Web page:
School assemblies must have done a good job, because as I grew up, I was secure in the knowledge that Goodness would look after me, and no possible harm would come to me. As I grew older, I felt confident that living in Britain, in a democracy, right and truth and justice would prevail. Why is my confidence in right being done suddenly shaken? The truth about all this is hard to find out.

Why do I regard as suspicious, even scary, a camouflaged helicopter that flies low, following all the dips and contours of our pastures? - What can it be doing?

Why does it fill me with dread when I hear that MAFF as it was, has blocked booked our local Inn? Why do I find a convoy of B.T. vans in our Dale very odd?

Im afraid I shall always associate the new name, DEFRA, not here working together with the farmer to procure food, but as part of a relentless march through the countryside clearing out our stock.

-Why could France and Holland stop Foot and Mouth disease in its tracks? And yet our Government are prepared to let it run, resisting all offers of help from world authorities on Foot and Mouth? The world looks on in horror at our brutal and shambolic response.

Why do they refuse to vaccinate? They say its because we dont want to lose our Foot and Mouth free status, yet they can not have much regard for that status or for their own people- as they are importing meat from countries that vaccinate, and also from countries that have Foot and Mouth. Where is the logic in that? - Or the bio security?

Or is all this just a convenient excuse to conform to a European Directive to reduce our livestock levels particularly in sheep?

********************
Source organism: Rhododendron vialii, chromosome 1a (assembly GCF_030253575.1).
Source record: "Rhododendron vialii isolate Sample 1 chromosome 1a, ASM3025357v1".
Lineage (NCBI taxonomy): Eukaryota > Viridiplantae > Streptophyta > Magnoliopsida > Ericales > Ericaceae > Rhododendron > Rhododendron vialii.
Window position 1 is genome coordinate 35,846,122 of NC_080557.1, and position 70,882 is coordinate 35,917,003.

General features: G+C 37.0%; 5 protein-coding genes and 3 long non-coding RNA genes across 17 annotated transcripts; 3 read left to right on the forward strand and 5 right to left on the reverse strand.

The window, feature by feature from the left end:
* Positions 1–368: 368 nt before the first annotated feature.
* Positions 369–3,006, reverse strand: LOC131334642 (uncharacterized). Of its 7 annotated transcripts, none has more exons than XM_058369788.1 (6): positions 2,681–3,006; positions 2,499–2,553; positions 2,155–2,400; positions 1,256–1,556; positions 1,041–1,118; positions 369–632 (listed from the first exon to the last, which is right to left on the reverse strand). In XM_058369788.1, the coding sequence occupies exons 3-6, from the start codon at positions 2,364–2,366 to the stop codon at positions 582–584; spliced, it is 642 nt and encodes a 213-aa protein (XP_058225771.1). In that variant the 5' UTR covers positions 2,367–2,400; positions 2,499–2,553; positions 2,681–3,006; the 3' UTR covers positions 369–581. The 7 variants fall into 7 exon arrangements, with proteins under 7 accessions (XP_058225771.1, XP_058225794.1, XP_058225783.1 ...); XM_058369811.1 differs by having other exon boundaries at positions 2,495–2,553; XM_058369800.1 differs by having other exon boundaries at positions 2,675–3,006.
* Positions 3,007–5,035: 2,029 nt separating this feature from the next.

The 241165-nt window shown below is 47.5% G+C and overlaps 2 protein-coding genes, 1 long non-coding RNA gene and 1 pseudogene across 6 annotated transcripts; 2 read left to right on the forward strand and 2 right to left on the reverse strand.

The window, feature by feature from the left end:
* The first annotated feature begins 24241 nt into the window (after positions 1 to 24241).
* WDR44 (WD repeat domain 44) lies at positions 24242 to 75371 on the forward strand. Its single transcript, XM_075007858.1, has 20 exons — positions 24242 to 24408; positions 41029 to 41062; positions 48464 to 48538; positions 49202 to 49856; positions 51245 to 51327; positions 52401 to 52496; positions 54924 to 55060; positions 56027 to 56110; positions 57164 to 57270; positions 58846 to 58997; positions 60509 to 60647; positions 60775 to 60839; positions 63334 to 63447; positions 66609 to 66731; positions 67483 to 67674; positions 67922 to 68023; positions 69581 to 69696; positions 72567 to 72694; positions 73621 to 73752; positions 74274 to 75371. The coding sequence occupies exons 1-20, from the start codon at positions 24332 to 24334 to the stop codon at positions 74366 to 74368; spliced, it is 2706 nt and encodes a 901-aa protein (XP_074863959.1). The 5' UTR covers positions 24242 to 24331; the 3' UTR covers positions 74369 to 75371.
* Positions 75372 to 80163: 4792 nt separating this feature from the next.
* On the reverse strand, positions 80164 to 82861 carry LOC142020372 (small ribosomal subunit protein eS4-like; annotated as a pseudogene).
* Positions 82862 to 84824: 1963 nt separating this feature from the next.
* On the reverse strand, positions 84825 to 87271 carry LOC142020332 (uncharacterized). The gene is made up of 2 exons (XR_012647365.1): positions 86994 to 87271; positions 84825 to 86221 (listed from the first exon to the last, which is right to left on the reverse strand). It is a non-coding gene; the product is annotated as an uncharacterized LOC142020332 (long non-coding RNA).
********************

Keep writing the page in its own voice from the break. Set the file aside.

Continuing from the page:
It is true that stock levels on some of these upland farms are too high, but if this is the case, could it not be done in a less brutal, callous and indiscriminate way?

For what it is costing, wouldnt it have been better to do it in a more sensitive way by consultation, planning and consent through Stewardship Schemes and E.S.A. agreements? Or the retirement scheme offered by Europe, but never taken up by our Government.

 

Fine dairy herds, producing milk for local communities are being culled out round here. The alternative is to buy milk in the supermarkets that has been brought all the way from France! Is this going to be the way ahead?

How can our Government justify that? What are our farmers getting for a pint? And what about the oil used to transport it here.

The French are preserving the jobs and the farms that are the fabric of their countryside. Can our Government not see that once we have disposed, of our own self sufficiency in food and our countryside has lost the vitality of a living working useful place, we will have to pay through the nose for food which generally is not produced to the same welfare standards as our own and we will have even less opportunity to do anything about it?